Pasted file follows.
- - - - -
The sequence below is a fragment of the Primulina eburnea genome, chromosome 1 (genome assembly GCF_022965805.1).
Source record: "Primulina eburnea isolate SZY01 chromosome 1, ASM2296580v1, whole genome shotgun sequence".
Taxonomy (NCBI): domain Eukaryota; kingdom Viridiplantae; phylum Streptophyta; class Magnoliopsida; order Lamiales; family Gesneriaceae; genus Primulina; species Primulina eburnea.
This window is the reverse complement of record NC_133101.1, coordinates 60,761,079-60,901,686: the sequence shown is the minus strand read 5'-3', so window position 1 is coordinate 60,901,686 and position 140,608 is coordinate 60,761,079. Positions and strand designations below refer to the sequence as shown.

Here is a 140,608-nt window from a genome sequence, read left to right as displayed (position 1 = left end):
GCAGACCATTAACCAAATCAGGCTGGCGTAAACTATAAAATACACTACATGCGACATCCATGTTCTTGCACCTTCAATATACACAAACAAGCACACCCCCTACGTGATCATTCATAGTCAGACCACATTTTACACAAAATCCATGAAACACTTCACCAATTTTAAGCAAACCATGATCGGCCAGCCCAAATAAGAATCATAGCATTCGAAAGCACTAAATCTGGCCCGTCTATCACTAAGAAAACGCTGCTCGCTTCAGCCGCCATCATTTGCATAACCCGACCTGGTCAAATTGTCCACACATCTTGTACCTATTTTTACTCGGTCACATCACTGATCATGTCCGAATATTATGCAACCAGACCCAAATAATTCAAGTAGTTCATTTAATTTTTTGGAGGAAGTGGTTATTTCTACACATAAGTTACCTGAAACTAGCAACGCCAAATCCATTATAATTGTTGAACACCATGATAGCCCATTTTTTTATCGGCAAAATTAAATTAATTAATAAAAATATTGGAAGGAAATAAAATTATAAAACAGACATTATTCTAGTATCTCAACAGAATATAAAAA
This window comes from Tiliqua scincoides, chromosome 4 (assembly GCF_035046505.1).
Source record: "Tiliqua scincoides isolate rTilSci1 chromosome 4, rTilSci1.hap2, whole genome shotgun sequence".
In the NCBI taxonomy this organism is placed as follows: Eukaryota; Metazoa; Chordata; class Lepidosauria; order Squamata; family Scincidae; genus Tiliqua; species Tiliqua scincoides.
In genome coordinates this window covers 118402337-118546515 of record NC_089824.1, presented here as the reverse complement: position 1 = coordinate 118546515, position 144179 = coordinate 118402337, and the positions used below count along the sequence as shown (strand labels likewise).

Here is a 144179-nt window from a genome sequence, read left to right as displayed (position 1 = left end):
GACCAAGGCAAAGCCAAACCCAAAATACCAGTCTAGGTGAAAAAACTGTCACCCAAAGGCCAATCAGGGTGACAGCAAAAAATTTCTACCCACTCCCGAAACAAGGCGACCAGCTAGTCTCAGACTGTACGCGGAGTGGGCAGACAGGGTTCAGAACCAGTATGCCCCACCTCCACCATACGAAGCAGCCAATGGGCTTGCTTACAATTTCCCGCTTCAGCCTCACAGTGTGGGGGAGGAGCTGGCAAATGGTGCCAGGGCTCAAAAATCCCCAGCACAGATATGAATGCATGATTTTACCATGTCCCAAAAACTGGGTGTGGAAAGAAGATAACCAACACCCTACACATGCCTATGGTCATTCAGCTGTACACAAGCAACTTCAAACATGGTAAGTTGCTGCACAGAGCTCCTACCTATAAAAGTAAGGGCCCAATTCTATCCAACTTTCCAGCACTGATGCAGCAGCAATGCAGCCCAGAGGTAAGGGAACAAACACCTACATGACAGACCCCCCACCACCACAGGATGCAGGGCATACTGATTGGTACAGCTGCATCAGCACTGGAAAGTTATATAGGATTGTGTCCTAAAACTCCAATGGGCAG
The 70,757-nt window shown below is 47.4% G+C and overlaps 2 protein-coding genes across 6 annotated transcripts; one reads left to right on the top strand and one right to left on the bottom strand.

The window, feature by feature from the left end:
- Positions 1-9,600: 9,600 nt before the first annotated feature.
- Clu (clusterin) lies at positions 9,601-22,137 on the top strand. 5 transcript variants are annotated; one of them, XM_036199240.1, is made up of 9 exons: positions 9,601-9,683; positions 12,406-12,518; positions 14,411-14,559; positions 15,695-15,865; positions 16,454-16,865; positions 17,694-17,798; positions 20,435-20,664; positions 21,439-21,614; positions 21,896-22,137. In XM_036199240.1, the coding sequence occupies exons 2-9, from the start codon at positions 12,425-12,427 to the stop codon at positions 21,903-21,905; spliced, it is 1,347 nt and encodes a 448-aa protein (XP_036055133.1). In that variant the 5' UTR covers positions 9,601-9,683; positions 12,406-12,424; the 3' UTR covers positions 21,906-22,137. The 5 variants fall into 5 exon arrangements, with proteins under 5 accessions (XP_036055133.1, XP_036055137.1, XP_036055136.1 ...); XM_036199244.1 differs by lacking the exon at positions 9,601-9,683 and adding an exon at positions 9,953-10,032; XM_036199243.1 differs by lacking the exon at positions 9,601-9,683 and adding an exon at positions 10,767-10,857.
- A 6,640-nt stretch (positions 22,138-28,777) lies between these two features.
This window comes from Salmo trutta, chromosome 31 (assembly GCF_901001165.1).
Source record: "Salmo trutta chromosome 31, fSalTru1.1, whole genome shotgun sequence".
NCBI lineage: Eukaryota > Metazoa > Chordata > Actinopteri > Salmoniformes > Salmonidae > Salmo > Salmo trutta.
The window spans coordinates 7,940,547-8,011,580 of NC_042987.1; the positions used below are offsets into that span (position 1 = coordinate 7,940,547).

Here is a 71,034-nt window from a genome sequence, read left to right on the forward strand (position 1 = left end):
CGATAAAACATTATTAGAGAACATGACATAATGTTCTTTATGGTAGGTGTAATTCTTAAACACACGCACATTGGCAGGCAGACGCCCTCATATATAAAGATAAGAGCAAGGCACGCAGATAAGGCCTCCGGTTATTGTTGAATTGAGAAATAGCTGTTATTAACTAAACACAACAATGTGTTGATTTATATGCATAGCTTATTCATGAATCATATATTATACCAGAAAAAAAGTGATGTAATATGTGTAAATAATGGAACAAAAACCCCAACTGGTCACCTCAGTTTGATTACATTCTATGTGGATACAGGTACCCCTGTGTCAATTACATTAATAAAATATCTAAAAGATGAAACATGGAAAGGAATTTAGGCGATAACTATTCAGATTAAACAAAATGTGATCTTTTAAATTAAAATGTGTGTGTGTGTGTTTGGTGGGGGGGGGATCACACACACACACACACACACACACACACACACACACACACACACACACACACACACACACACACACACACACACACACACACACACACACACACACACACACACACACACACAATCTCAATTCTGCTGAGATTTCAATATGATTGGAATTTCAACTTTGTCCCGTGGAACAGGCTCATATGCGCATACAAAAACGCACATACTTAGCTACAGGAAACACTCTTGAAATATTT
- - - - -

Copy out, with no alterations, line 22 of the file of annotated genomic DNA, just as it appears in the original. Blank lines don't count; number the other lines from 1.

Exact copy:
Here is a 71,034-nt window from a genome sequence, read left to right on the forward strand (position 1 = left end):